Connecting with City Hall

It can be an imposing site, city hall. With the thought of navigating it, even more imposing. But there was nothing imposing about the gathering in the small conference room at the Marriott.

"Well, it's important to know what your city government's doing," said Tulsa city councilor Jeannie Cue, holding a meeting for members of her district to connect with members of her district.

"This is the first one I've ever come to," said District 2 resident Jo Lambert.

And tonight, she learned from the officers who also attended, that crime in District 2 is down substantially so far this year compared to last, with assaults dropping from 66 to 31. There is also one less location selling drugs.

"Someone knocked on my door and wanted to purchase drugs," said councilor Cue.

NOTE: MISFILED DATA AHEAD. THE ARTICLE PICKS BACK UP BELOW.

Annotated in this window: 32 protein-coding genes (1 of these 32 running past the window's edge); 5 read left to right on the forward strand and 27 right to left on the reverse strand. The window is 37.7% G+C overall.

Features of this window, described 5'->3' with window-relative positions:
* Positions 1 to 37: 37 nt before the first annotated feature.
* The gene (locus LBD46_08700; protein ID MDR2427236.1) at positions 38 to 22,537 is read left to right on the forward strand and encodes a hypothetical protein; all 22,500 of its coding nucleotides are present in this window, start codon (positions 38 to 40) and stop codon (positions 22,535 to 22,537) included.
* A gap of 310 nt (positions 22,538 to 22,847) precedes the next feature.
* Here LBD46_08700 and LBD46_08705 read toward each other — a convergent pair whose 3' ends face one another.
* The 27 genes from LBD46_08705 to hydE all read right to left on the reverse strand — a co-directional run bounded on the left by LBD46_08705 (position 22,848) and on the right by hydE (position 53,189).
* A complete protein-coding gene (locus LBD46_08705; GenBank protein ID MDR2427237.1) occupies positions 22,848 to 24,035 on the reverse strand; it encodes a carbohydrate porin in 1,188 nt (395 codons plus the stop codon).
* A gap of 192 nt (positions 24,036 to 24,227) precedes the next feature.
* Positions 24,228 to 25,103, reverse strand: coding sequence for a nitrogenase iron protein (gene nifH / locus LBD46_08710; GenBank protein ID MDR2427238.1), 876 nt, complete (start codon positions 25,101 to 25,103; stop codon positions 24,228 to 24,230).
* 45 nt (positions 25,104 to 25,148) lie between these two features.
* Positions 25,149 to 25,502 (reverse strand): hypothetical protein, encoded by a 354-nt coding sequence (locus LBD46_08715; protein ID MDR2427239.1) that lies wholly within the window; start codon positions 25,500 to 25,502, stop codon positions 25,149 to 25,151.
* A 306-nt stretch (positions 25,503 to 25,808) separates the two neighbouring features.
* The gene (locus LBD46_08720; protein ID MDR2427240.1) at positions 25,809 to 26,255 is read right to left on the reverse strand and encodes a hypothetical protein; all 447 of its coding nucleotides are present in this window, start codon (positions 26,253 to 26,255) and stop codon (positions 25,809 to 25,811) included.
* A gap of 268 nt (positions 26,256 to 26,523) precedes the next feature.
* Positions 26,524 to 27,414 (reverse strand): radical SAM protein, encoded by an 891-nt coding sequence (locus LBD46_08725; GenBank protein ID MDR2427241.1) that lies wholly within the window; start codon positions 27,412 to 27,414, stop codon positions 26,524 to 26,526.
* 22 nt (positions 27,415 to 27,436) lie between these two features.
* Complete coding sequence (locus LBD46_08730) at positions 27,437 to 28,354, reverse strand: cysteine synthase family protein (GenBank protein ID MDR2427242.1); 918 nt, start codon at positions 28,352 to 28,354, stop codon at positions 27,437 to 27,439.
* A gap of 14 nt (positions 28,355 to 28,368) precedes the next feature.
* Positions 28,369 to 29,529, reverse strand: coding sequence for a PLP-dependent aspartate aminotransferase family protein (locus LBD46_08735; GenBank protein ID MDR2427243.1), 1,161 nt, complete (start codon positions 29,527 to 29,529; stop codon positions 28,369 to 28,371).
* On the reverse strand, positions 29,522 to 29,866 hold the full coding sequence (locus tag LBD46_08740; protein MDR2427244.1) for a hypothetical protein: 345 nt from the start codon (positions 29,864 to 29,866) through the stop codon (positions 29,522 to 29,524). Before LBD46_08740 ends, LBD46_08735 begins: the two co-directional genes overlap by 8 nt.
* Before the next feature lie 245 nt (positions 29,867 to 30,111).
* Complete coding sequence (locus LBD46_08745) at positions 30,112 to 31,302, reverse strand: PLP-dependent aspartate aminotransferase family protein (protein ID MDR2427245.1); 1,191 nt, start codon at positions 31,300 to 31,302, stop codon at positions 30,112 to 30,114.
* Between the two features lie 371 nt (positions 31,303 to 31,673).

Not her door, but one of her constituents. Who then called councilor Cue and told her that the drug buyers then proceeded to the house across the street.

"I immediately emailed Major Brooks at the Riverside division, within a week, the senior citizen called me back and said the two neighbors had been arrested," said Cue.

And just like that, problem solved.

"It's all about partnership and collaboration, working together, sharing information, and trying to make our city the best place that it can possibly be to live in," said TPD Sgt. Mark MacKenzie.

Putting government to work, through closer community relationships.

"They explained a lot of things that I didn't really know about," said Lambert.

"They need to know what's happening at city hall, why we make decisions we do, and if they don't like those decisions, I want to know that also," said Cue.